A year after a special D.C. Council committee investigating wrongdoing in the city police department found dozens of instances of misconduct and gross mismanagement, reform efforts aren't moving as quickly as they should, according to the two D.C. Council members who chaired the committee.
Jack Evans (D-Ward 2) and Kathy Patterson (D-Ward 3) said they want Police Chief Charles H. Ramsey, U.S. Attorney Wilma Lewis, Inspector General Charles C. Maddox and D.C. Superior Court Chief Judge Eugene N. Hamilton to describe the specific steps they have taken to clean up the 3,500-member force.
"I'm disappointed after a year that many of the recommendations to the U.S. attorney, the courts and the [department] have yet to be implemented," Evans said yesterday in an interview. "If the city's ever going to function, people are going to have to take this stuff seriously."
The investigation, which cost more than $400,000, was headed by special counsel Mark H. Tuohey and was launched by the council in December 1997 after allegations of mismanagement and misconduct. The committee issued 150 subpoenas, interviewed 175 witnesses and held six public hearings. The probe uncovered more than 60 instances of alleged misconduct in the police department, including theft of equipment, falsified applications, diversion of funds and abuse of power. Those cases were turned over to Lewis's office, the inspector general or the police department's Office of Professional Responsibility.
"I don't think we're where we need to be," Patterson said yesterday. "One year later, this report shouldn't just be on a shelf."
According to a Sept. 23 letter from Maddox to the committee, which was obtained by The Washington Post, three of the 65 cases were referred to his office. They involved diversion of police money, theft of police property and violations of off-duty regulations and conflict of interest.
Two cases were closed after Maddox's office failed to substantiate the allegations, the letter said. The third case involved a former commander who acted as a police "broker" for off-duty employment opportunities by handpicking and scheduling officers and collecting a fee from them, which is a clear violation of department regulations. The U.S. attorney's office declined to prosecute the commander, who retired last year.
Recommendations from the committee included prohibiting "brokering" and not allowing officers under disciplinary investigation to avoid punishment. Other recommendations included revising police rules and regulations, prohibiting off-duty employment in establishments that serve alcohol and fully staffing the 83 patrol service areas.
Patterson and Evans said they have had difficulty getting progress reports from all the parties involved, so they scheduled a news conference for 10 a.m. today at One Judiciary Square to give officials an opportunity to outline their reform efforts publicly. However, Hamilton said he won't be there. Lewis is out of town. Maddox wrote in the letter that it would be inappropriate for him to show up "at any forum where I might be called upon to discuss ongoing . . . investigations." He did not return a telephone call.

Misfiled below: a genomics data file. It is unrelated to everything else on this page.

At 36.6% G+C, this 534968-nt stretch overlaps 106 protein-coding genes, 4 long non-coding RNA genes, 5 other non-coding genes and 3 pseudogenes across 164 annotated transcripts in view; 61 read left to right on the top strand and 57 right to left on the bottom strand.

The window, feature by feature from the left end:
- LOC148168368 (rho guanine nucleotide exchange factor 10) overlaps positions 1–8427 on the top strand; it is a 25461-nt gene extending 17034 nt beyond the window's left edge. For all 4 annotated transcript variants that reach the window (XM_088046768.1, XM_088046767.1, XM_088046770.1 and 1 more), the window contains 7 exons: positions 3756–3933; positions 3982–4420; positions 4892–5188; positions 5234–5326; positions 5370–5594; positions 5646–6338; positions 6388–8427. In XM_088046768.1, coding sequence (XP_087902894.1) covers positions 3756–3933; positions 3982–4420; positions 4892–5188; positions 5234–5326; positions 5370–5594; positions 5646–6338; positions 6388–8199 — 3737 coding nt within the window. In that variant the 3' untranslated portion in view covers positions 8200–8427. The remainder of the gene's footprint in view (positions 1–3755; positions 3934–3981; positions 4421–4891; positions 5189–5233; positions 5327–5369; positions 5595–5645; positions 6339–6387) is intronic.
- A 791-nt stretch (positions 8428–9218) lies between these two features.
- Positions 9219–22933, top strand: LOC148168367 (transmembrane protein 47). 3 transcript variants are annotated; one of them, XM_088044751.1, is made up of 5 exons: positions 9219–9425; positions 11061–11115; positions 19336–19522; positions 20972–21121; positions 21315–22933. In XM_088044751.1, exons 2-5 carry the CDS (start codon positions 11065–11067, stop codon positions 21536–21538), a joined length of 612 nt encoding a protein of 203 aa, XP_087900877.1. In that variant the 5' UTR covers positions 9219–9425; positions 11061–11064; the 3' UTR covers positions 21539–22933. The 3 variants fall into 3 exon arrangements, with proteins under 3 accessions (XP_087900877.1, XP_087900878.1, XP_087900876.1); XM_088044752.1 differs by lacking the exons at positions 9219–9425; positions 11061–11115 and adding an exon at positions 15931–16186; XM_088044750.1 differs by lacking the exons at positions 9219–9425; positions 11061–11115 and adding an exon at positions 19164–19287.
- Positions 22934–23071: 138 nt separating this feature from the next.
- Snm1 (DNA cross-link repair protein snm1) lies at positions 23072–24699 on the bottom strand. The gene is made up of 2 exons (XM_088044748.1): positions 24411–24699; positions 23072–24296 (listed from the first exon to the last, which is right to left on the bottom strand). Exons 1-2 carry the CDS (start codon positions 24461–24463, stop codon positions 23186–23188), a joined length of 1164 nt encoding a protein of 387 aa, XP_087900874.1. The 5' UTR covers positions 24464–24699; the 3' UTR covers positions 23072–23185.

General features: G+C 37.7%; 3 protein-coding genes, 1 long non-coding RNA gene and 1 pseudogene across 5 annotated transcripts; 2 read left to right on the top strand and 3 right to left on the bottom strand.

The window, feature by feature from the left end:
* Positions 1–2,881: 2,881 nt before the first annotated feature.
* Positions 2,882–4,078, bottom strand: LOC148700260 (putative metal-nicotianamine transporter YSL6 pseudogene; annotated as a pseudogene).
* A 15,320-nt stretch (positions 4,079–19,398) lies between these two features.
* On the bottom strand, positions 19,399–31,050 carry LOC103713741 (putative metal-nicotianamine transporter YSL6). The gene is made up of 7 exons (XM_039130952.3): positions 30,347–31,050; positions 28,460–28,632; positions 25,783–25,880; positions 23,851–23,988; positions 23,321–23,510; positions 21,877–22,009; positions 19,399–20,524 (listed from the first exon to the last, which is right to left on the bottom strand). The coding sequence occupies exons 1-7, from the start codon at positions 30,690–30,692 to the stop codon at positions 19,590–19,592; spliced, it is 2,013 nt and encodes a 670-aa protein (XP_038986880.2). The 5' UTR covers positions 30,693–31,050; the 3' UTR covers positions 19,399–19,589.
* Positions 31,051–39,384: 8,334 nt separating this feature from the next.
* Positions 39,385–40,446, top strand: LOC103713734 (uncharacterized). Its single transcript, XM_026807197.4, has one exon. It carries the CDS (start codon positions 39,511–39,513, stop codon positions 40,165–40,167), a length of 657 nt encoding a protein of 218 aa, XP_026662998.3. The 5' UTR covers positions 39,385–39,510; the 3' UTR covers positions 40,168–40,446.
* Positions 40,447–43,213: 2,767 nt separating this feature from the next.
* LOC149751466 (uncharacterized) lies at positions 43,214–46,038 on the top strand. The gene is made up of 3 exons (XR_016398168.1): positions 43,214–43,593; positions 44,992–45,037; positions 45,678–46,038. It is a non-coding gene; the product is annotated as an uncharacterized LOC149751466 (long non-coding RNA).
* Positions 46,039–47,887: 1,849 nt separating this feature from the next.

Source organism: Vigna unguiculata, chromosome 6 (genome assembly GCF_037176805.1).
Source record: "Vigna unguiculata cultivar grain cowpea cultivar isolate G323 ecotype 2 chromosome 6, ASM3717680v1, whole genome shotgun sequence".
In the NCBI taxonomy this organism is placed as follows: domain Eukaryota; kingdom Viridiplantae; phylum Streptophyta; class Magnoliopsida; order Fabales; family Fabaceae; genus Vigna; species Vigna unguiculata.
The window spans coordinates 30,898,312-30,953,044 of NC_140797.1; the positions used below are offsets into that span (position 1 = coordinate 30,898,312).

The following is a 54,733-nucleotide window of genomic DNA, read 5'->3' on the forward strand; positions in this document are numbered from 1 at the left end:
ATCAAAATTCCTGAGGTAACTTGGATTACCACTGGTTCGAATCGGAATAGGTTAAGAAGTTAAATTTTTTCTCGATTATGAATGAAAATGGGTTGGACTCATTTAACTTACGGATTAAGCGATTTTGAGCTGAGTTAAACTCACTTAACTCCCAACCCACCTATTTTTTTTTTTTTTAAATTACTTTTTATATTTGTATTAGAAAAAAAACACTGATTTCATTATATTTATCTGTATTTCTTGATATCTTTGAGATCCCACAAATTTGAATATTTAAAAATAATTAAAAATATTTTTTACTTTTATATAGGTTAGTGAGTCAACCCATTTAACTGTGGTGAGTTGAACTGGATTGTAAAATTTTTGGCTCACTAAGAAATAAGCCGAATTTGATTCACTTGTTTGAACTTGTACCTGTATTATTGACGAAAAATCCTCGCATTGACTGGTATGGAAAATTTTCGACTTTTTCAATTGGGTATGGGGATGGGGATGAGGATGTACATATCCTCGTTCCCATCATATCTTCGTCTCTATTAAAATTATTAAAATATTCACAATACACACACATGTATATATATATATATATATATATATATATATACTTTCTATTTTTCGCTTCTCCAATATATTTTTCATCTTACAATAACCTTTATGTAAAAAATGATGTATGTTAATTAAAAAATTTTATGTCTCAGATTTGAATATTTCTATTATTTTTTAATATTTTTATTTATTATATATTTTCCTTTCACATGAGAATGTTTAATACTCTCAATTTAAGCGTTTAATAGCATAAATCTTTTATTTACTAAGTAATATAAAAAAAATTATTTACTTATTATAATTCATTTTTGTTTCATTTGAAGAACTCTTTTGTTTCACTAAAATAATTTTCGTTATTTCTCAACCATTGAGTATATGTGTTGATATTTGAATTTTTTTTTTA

Executive Assistant Police Chief Terrance W. Gainer said yesterday that the department has been diligent in its reform attempts. Ramsey will attend today's news conference.
"I think we feel real comfortable that we're on the right track," Gainer said. "I think sometimes Chief Ramsey and I are frustrated that things don't move as quickly as we would like them, but it takes time to set up new procedures and implement new policies."
The U.S. attorney's office was asked to adopt an "on-call system" for officers' court appearances and to continue strict adherence to the court overtime procedure.
Thomas Motley, principal assistant U.S. attorney, acknowledged that the on-call system has not been adopted but said the issue has been turned over to the Criminal Justice Coordinating Committee for review. The committee includes Ramsey, Lewis and other District leaders.
The U.S. attorney's office also was responsible for ensuring that officers don't manipulate the overtime system. The investigation found dozens of homicide detectives and vice officers abused the overtime pay system by getting prosecutors to put them on a list to receive court overtime for investigations even though they had virtually no role in the probes. Several of the officers doubled or even tripled their salaries.
Channing Phillips, a spokesman for the U.S. attorney's office, said Lewis has suggested the coordinating committee examine other jurisdictions' policies to determine how they deal with overtime abuse.
"This is a complex issue that involves input from a number of parties," Phillips said. "It's not being done overnight."